Review: LG 55LA8600 LCD TV

While OLED and massive 4K TVs are on offer from LG this year, its bread-and-butter remains the LCD TV with LED backlighting. The top of the line up this year in this range is the LA8600 series. There are two models available: the 55 and 60 inch versions. Here I have a look at the ‘smaller’ one of the pair.


Fifty five inches comes to 139cm, which is a very large screen. Full HD resolution is on offer, and a reasonably thin border of 10mm around three sides of the picture. The panel is only a hair (literally) over 34mm thick and the stand conforms to the modern ideal of a smoothly curved sweep of metal. It can nonetheless swivel thanks to little wheels underneath the stand.

The panel offers LG’s passive 3D, in which you surrender a little vertical resolution (only with 3D, mind) for virtually ghost-free 3D picture performance, and lightweight eyewear that needs no batteries.

The TV has four HDMI inputs, plus three USB sockets. One of these is USB 3.0, so you can fit a fast hard drive for multimedia playback or the recording of live TV. The TV can actually record a modest amount of live broadcasts to its inbuilt memory (although this is shared with the Smart TV apps, so there’s a trade-off to be made there).

One other connection of note is that the TV now has a 3.5mm analog audio output again, re-instated after its removal last year. That opens to the TV to the use of a wider range of external speakers, should you wish to connect them.

The TV is super smart, with a dual core processor to run it. One of the bugbears of some smart TVs is that they offer high-end computer style functions … without the high-end computer processor to make it move along at a reasonable clip.

I’m pretty used to a lower level Smart LG TV from last year, and while its functions are quite usable, the responsiveness of this one for the most part makes it a pleasure to use.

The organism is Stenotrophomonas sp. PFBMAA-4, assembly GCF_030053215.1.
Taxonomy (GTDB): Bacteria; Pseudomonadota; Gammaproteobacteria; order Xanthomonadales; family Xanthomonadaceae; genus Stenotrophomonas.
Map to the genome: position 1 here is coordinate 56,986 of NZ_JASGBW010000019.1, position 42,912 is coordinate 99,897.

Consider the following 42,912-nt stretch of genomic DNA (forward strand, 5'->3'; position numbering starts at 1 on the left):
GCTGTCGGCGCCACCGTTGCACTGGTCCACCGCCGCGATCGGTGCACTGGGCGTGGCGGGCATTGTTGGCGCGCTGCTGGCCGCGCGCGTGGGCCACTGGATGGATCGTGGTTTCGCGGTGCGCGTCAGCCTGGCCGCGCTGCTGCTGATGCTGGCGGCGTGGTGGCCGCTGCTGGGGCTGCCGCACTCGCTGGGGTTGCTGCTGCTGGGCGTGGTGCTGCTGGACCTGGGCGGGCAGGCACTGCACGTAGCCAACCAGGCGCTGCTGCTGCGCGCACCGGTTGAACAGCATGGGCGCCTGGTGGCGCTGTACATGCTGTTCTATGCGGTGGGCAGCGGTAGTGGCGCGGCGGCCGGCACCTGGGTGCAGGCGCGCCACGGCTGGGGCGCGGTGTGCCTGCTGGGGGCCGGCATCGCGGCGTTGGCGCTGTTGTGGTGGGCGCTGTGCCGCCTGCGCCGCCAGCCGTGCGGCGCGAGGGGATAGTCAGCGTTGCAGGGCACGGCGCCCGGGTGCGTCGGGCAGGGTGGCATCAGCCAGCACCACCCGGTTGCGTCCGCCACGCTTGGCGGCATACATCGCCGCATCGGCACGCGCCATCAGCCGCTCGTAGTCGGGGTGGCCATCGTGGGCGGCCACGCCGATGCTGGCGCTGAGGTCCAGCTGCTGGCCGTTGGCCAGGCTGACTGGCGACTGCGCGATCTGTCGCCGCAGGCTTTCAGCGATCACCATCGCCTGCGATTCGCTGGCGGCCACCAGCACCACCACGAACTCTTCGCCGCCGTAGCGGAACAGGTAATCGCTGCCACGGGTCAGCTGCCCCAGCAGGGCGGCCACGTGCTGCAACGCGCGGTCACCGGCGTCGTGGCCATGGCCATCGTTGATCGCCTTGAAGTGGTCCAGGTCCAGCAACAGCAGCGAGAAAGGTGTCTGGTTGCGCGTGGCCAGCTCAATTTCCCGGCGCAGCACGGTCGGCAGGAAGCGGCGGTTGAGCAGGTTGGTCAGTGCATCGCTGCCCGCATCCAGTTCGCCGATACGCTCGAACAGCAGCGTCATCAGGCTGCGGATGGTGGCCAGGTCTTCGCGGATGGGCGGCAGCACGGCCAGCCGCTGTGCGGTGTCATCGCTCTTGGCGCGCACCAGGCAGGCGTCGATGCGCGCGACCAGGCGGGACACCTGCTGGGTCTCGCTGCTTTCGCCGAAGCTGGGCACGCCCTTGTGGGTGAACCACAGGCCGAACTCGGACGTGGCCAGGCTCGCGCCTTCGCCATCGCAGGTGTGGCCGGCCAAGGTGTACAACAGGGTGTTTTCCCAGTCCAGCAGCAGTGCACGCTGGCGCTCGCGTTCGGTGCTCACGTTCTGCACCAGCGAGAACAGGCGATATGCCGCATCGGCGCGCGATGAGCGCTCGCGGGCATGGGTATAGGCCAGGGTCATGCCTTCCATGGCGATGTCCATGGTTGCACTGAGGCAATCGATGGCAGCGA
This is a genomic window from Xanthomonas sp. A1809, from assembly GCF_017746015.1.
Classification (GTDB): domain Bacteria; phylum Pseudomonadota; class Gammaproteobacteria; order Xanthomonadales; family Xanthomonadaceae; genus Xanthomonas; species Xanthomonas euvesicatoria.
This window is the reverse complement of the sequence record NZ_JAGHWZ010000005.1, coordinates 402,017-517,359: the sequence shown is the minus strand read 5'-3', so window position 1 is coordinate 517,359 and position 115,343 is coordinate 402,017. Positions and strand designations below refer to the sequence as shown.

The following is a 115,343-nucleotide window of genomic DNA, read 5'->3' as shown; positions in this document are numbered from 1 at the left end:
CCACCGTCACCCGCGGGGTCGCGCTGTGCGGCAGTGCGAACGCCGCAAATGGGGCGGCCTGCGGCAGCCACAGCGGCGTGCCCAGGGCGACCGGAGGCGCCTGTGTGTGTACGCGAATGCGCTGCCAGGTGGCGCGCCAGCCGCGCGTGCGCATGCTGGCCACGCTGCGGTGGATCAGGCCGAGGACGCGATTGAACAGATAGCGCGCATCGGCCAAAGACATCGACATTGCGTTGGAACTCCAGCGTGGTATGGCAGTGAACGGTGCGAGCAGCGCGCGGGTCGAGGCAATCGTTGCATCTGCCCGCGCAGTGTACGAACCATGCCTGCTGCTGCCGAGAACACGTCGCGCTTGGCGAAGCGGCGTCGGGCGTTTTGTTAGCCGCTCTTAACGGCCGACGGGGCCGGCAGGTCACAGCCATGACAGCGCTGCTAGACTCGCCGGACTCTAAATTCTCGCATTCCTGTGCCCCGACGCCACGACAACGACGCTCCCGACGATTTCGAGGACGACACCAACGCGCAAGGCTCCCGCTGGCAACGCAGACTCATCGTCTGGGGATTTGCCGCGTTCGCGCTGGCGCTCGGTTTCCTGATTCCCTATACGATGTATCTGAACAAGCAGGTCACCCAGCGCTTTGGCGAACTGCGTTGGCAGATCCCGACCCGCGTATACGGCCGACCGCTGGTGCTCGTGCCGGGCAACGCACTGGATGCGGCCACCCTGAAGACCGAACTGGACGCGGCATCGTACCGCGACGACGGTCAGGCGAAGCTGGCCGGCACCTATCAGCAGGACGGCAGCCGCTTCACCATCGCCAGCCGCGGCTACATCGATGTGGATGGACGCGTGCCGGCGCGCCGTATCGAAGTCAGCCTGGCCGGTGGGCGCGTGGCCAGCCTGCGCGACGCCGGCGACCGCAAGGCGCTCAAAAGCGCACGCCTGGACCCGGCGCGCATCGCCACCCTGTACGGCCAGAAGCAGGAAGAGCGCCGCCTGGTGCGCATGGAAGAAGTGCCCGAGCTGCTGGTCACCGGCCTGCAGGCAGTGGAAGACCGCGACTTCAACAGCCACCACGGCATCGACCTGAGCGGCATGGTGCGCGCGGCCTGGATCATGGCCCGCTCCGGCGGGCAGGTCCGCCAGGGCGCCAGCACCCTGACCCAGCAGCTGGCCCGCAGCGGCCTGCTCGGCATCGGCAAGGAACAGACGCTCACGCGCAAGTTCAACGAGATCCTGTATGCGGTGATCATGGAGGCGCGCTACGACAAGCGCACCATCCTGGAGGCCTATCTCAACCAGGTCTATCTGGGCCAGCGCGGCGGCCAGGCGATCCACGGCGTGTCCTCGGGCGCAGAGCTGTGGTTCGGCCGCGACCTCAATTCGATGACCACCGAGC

LG provides some streaming content via the internet, but there’s also the ABC and SBS TV catch-\up services, YouTube, and Bigpond TV. You can watch pay-per-view movies from Bigpond movies as well (Bigpond content is unmetered if that company is your ISP).

There are games, a wide range of apps, social media apps, and even some pay-per-view 3D video content available for streaming (you need pretty fast internet to make that work smoothly).

The organisation of the enormous range of content could be improved a little. LG’s ‘Premium’ category provides a neat shortcut to the TV’s most compelling apps, but it’s not always the first place you’ll look if accustomed to searching for content by genre.

For example, the excellent internet radio app vTuner is sits in Premium alongside the free AFL Game Analyser and Skype (this uses the built-in camera, which slides up to the top of the TV), and pay-stuff like Bigpond movies.


In addition to a regular IR remote control, the third generation of Magic Motion remote is supplied with this TV.

It is an improvement even on last year’s, which was itself very good. Which means that this TV has the best out-of-the-box remote control presently available.

You move the remote and the arrow on the screen moves in response. It is fast to select stuff, and remarkably precise. The only complaint I had was that it sometimes took a stern shake to get it to wake up.

Still, ‘better than the rest’ doesn’t mean perfect. If you’re doing text-heavy smart TV stuff – say, using the web browser or twittering or Facebooking – then you’d do better plugging a mouse and keyboard combo (a wireless one, preferably) into one of the USB sockets. With those the unit became a quite decent web-based terminal.

The Magic Motion remote includes a microphone for issuing voice commands to the TV and it does a reasonable job of understanding words.

It doesn’t strictly control the TV, so you can’t say things like ‘channel up’. It is for use with the Search function and entering search words into the internet search feature. I could say things like ‘ABC TV’, which yielded results for several ABC-related things in the search box (including a Bing internet search), but not the actual ABC free-to-air channels.

Given that the voice recognition was fairly good, it’s a pity it only worked on a word by word basis, so it wasn’t much good at entering text into comment boxes and such.

Again, for significant amounts of text entry, go for a keyboard.

In addition to Skype, the built-in camera (it slides up to peer over the top of the screen) can be used for some motion control (that is, you wave your hands and the TV responds), but this was limited in operation.

You can change TV channels and the volume and inputs, but it cannot be used on the Smart function screens. Which is bit of a pity because it worked reliably, except only for a wait of a couple of seconds for it to bring up the onscreen indicator once you’ve raised your hand to the necessary position.

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